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Bacterobilia in acute cholecystitis: Bile cultures' isolates, antibiotic sensitivities and antibiotic usage. A study on a Pakistani population

Yousaf Bashir Hadi,Muhammad Waqas,Hafiz Muhammad Umer,Ammar Alam,Abdul Rehman Alvi,Muhammad Rizwan Khan,Amir H. Shariff  ( Section of General Surgery, Department of Surgery, The Aga Khan University, Karachi, Pakistan. )

October, 2016

Abstract

Acute cholecystitis is one of the most common acute surgical conditions. Laparoscopic cholecystectomy remains the mainstay of treatment. In patients managed non-operatively, antibiotics play an important role in the treatment of cholecystitis. The current retrospective observational study was conducted at a tertiary care hospital in Karachi, and comprised medical records of patients admitted between 2008 and 2014with acute cholecystitis and in whom bile cultures were obtained. Of the 509 patients with a mean age of 51.15 ± 13.4years, early laparoscopic cholecystectomy (within 72hours) was performed on 473(92.9%) cases, while the rest underwent percutaneous cholecystostomy. Bile cultureswere positive in 171(33.6%) patients. Predominantly gram-negative organisms were isolated among a total of 137(27%), with E.coli 63(46%) being the most commonly isolated organism. Of the gram-positive organism, enterococcus 11(8%) was the most common. Antibiotic sensitivities were determined.Based on our findings gram-negative coverage alone should be sufficient in our segment of the population.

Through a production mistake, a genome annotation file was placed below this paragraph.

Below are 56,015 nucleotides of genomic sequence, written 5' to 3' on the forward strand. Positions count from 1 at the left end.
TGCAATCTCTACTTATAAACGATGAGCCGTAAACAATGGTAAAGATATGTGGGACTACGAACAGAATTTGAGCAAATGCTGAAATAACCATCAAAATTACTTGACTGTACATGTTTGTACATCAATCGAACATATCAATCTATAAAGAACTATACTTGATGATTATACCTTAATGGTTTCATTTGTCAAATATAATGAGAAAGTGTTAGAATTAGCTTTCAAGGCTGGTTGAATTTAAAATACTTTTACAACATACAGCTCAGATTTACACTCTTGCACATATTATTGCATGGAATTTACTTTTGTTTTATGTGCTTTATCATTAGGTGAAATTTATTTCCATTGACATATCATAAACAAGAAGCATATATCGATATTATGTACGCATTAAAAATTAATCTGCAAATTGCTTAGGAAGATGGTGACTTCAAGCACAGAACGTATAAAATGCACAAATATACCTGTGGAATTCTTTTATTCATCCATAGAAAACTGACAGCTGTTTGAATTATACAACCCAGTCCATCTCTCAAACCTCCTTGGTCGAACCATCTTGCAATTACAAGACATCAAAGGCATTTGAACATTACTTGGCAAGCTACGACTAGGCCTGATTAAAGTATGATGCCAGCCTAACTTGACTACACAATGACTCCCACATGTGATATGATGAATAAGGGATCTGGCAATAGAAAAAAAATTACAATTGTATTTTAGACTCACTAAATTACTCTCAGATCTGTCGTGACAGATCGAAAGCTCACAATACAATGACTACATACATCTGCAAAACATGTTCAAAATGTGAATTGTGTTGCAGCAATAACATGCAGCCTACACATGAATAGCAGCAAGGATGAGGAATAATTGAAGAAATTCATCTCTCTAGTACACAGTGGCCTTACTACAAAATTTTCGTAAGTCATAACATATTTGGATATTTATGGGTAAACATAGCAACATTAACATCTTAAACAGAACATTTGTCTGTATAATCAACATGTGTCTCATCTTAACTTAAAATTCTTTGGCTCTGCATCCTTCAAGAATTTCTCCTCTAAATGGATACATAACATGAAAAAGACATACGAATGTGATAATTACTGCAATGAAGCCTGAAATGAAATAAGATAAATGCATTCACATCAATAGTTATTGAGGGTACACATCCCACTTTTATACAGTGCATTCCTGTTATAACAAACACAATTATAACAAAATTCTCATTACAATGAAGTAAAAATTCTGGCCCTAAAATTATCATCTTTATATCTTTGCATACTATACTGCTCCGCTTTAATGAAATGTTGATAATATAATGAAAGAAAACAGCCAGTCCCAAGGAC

Keywords: Acute cholecystitis, Bile cultures, Bacteriobilia, Antibiotic susceptibility.

 

Introduction 

Acute cholecystitis is one of the most commonacute surgical conditionsand it may range from a mild painful disorder to a life-threatening illness. Though conservative management can be attempted, early laparoscopic cholecystectomy (within 72-96 hours of the initiation of symptoms) remains the mainstay of treatment. Antibiotics are routinely administered in acute cholecystitis for perioperative prophylaxis or postoperative treatment. However, there are no clear indications for the use of antibiotics in patients with acute cholecystitis.1Literature has reported that gram-negative bacteria, particularly E. coli, are commonly isolated from the samples of infected bile.2-4